COLUMN | The Royal Canadian Navy: an evolving force [Naval Gazing]
The Royal Canadian Navy (RCN) is a modestly sized but very active force. Ottawa is keen for Canada’s Armed Forces to be involved in international operations, so the RCN regularly deploys warships in support of NATO and other multinational commitments, including anti-terrorism and anti-piracy operations. Very recently, the Canadian frigate Vancouver and the US destroyer Higgins took part in a joint Freedom of Navigation Operation in the Taiwan Strait.
The last 20 years have seen the RCN suffer badly from bad procurement decisions and inadequate funding, but the service is now recovering a lot of lost ground.
Other RCN roles in support of national interests include surveillance of Canada’s 599,000-square-kilometre exclusive economic zone (EEZ) and, of increasing importance, the potentially resource-rich Canadian Arctic. In order to carry out these roles, the RCN maintains a quite well-balanced force of surface warships and submarines, although the fleet’s focus and its budget together combine to ensure that it lacks both amphibious warfare vessels and dedicated aviation support platforms.
Powerful new frigates on the horizon
Workhorses of the RCN are the 12 frigates of the Halifax-class, which date from the 1980s. Armament of these 5,000-tonne, gas turbine/diesel engine-powered vessels includes Harpoon anti-shipping cruise missiles (ASCM), Evolved Sea Sparrow surface-to-air missiles (SAMs), torpedoes, and a 57-milimetre gun. They can also each operate a CH-148 Cyclone helicopter for anti-submarine and surface warfare tasks.
The RCN’s capabilities are due to be dramatically enhanced by the construction of up to 15 Type 26 frigates by Nova Scotia-based Irving Shipbuilding with Lockheed Martin Canada as the prime contractor. These heavily-armed, 7,800-tonne ships are being constructed as part of a tripartite (Australia, Canada, UK) programme.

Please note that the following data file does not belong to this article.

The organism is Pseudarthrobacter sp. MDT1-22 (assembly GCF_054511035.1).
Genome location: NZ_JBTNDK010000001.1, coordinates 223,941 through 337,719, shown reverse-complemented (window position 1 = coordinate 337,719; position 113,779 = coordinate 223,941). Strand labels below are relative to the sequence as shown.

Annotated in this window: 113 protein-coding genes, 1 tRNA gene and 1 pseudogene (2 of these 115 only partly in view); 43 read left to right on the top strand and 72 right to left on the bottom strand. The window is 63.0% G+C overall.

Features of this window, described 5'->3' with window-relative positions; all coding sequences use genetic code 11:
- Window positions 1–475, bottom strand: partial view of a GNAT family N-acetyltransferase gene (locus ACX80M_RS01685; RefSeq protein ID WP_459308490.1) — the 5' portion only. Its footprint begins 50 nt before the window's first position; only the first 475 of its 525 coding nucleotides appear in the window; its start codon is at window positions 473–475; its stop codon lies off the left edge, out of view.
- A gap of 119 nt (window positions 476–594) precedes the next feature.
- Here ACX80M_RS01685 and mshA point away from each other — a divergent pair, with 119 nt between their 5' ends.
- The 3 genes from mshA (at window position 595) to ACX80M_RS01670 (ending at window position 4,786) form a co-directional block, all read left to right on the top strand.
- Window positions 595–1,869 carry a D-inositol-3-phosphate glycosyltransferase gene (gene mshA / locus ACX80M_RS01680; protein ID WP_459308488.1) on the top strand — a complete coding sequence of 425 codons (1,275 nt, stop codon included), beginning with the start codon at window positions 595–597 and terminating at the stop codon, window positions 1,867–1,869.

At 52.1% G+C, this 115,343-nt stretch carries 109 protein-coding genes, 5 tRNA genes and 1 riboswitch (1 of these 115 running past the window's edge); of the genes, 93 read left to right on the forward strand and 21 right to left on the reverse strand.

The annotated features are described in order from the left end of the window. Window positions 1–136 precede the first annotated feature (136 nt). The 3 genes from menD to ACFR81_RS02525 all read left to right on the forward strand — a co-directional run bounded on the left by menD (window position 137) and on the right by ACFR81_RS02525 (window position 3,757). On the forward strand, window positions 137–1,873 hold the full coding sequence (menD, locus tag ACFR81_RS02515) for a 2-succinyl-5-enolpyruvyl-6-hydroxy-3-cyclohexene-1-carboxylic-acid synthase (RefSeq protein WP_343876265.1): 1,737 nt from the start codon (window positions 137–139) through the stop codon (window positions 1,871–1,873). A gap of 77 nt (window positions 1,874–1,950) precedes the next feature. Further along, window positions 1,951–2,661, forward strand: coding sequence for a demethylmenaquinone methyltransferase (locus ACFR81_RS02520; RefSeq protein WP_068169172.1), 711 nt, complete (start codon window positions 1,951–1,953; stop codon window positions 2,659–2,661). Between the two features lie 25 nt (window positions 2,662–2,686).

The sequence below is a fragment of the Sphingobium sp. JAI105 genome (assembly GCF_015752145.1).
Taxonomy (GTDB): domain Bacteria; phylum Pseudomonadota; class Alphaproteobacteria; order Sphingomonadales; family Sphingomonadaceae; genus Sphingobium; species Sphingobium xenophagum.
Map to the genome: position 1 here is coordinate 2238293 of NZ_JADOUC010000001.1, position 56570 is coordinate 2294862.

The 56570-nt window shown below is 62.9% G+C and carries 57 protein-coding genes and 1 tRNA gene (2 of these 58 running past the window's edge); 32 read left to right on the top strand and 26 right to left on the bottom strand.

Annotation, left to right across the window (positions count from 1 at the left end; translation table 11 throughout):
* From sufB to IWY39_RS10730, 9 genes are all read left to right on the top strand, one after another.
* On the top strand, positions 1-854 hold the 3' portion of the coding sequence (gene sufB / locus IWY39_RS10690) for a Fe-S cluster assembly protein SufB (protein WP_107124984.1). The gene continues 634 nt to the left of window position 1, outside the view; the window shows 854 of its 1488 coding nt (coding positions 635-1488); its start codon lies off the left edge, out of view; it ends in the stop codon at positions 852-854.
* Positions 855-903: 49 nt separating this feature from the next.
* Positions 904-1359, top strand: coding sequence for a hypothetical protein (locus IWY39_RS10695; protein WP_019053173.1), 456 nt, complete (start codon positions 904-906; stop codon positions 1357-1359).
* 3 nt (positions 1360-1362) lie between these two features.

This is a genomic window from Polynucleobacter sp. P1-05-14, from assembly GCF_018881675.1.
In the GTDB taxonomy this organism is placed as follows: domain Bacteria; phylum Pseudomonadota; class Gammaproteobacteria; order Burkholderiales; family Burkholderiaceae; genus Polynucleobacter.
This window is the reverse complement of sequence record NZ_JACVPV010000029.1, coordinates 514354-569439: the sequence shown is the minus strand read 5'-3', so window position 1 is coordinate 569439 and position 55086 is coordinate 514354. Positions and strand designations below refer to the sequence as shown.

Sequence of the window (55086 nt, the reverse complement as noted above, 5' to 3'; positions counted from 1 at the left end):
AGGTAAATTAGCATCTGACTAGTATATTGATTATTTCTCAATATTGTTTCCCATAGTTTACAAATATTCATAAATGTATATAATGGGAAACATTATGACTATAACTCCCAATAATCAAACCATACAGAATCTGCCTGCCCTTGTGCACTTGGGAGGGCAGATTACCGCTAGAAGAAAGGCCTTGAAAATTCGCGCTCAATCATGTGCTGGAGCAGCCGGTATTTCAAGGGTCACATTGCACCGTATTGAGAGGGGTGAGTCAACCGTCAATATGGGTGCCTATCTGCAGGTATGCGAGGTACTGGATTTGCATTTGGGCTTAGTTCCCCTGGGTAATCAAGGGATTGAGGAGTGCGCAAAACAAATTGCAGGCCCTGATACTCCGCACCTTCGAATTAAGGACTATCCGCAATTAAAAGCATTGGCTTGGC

Their impressive planned weapons fit should enable the RCN to take a key role in the international response to maritime security problems. Armament will include Naval Strike Missile ASCMs, Sea Ceptor SAMs, Tomahawk land attack missiles, torpedoes, and a 127-milimetre gun. Advanced search and targeting radars and sonars will also be fitted.
A Cyclone helicopter will be carried, and a power train of GE electric motors, Rolls-Royce gas turbines, and MTU diesel engines will enable a speed of 27 knots.
RCN near-water operations are carried out by the multi-role Kingston-class coastal defence vessels, which are crewed by a combination of regular and reserve personnel. These craft can be configured for mine warfare, diving, and security patrol missions.
Reviving replenishment-at-sea capability
The RCN’s long standing shortage of replenishment-at-sea (RAS) vessels has been temporarily assuaged by the commissioning of the converted civilian tanker Asterix. This vessel, which is unarmed and manned by a mixed RCN and civilian crew, is just a stop-gap measure, however.
Due in service by 2025 is Protecteur, the first of two newbuild support ships. These 20,000-tonne ships will be powered by twin MTU diesel engines, enabling a speed of 20 knots. They will each carry two Cyclone helicopters and will be armed with two Phalanx close-in weapon systems.
New emphasis on Canadian Arctic security
The ordering of six Arctic Offshore Patrol Ships (AOPS) of the Harry DeWolf-class marked Canada’s increased emphasis upon the security of the nation’s Arctic waters. Three of these vessels have already been completed. They feature ice-strengthened hulls, diesel-electric propulsion, and an armament consisting of a 25-millimetre gun and two 12.7-millimetre machine guns. A large flight deck and hangar enable operations by helicopters and unmanned aerial vehicles.
Sub surface fleet due for replacement
Canada’s underwater force consists of four ex-British Victoria-class (formerly Upholder-class) diesel-electric attack submarines. These are used extensively for discreet surveillance of Canada’s EEZ, but have proved expensive to maintain and are approaching obsolescence.
The Canadian government has therefore commissioned a study of how they can be replaced. Options being considered range from nuclear-powered boats to large unmanned underwater vehicles (UUVs).
The RCN has a reputation both for innovation, such as the pioneering operation of large anti-submarine helicopters from frigates, and for punching above its weight. The current upgrading of its inventory should ensure that the service continues to be an effective player on the maritime security scene.